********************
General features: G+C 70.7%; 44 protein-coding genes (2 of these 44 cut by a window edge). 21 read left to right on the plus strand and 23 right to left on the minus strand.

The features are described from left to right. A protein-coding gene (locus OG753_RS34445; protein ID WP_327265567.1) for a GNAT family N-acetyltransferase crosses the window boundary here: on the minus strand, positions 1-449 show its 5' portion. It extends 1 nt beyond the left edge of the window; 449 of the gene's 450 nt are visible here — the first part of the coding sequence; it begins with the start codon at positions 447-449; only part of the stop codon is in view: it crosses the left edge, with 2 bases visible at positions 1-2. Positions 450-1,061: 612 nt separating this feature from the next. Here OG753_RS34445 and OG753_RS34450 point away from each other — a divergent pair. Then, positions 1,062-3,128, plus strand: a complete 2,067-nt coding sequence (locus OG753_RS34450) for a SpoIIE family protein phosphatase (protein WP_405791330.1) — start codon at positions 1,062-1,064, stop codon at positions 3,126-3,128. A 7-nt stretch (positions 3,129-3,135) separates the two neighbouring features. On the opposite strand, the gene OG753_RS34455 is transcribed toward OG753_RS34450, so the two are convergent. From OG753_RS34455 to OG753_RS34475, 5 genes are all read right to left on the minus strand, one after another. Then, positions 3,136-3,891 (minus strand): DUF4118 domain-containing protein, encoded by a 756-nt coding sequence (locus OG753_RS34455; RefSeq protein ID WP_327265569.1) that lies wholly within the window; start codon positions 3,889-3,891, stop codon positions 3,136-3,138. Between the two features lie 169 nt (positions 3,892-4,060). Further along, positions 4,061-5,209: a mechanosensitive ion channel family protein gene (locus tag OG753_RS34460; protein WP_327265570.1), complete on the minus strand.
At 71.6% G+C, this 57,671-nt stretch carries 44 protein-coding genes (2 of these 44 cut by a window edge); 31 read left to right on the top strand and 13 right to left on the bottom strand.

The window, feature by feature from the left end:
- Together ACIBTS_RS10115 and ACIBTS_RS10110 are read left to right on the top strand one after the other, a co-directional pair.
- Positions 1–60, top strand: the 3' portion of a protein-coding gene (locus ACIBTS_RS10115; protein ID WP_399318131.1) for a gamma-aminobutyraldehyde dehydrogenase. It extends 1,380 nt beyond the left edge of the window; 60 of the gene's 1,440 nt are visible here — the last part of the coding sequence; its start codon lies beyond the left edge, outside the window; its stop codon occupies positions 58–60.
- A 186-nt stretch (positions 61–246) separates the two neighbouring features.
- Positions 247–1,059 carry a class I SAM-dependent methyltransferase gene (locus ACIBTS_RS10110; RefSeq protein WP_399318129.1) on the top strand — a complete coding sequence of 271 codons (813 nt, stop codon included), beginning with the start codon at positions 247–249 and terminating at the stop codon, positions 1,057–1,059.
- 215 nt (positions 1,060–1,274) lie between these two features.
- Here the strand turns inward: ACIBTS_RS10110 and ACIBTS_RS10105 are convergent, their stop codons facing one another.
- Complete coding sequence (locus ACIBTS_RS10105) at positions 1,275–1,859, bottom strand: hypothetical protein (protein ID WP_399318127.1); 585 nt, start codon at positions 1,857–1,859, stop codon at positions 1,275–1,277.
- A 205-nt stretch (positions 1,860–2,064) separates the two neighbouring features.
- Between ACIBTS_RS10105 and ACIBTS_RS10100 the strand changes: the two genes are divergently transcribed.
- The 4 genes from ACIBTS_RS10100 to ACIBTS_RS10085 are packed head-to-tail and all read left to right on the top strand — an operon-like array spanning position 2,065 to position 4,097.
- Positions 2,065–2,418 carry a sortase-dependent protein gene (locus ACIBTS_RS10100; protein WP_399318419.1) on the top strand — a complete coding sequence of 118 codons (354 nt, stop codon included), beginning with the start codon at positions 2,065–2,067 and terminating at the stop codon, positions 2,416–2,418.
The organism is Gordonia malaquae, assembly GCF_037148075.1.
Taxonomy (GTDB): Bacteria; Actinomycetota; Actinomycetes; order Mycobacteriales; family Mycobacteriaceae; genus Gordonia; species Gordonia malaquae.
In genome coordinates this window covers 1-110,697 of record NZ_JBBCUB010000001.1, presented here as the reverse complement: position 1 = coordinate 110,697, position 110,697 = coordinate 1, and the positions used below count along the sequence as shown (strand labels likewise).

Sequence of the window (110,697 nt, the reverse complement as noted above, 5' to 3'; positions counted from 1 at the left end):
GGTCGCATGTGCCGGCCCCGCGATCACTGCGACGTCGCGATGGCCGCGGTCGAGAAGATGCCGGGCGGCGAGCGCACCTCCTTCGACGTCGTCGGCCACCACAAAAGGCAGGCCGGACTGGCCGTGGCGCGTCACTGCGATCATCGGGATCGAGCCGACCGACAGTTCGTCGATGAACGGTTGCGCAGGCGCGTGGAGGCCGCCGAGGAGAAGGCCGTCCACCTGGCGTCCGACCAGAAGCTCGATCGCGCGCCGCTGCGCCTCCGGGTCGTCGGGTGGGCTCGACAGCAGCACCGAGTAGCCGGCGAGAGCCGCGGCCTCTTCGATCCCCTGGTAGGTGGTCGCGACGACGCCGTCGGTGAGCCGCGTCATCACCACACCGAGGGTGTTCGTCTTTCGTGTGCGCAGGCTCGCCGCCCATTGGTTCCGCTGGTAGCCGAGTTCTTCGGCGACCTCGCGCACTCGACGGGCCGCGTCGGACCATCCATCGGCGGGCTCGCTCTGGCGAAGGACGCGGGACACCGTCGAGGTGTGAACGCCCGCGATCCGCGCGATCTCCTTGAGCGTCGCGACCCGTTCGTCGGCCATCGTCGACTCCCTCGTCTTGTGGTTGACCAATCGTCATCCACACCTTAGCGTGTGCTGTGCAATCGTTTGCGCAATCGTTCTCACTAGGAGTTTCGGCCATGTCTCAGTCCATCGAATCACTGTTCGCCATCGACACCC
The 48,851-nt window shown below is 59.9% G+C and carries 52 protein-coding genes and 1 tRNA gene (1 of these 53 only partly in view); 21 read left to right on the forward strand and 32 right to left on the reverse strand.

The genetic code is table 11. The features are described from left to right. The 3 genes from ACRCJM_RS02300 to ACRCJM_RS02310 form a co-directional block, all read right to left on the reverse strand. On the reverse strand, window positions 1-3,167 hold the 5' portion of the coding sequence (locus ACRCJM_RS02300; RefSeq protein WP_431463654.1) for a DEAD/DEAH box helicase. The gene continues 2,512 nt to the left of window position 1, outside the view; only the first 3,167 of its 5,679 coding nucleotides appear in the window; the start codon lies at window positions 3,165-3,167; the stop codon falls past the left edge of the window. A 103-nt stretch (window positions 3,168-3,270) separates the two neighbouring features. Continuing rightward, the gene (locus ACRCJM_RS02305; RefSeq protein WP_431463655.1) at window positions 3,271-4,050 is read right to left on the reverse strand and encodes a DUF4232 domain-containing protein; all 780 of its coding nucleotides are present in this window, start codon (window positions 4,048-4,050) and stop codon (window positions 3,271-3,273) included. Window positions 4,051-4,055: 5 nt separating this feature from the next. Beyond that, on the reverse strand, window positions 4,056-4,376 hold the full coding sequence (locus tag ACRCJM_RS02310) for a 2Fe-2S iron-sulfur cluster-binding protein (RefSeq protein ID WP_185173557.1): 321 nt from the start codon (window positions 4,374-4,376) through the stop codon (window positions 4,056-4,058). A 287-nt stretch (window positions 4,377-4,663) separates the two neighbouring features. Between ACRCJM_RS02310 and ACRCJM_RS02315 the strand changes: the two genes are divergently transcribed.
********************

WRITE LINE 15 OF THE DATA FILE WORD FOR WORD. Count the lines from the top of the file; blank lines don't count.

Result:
- Positions 2,065–2,418 carry a sortase-dependent protein gene (locus ACIBTS_RS10100; protein WP_399318419.1) on the top strand — a complete coding sequence of 118 codons (354 nt, stop codon included), beginning with the start codon at positions 2,065–2,067 and terminating at the stop codon, positions 2,416–2,418.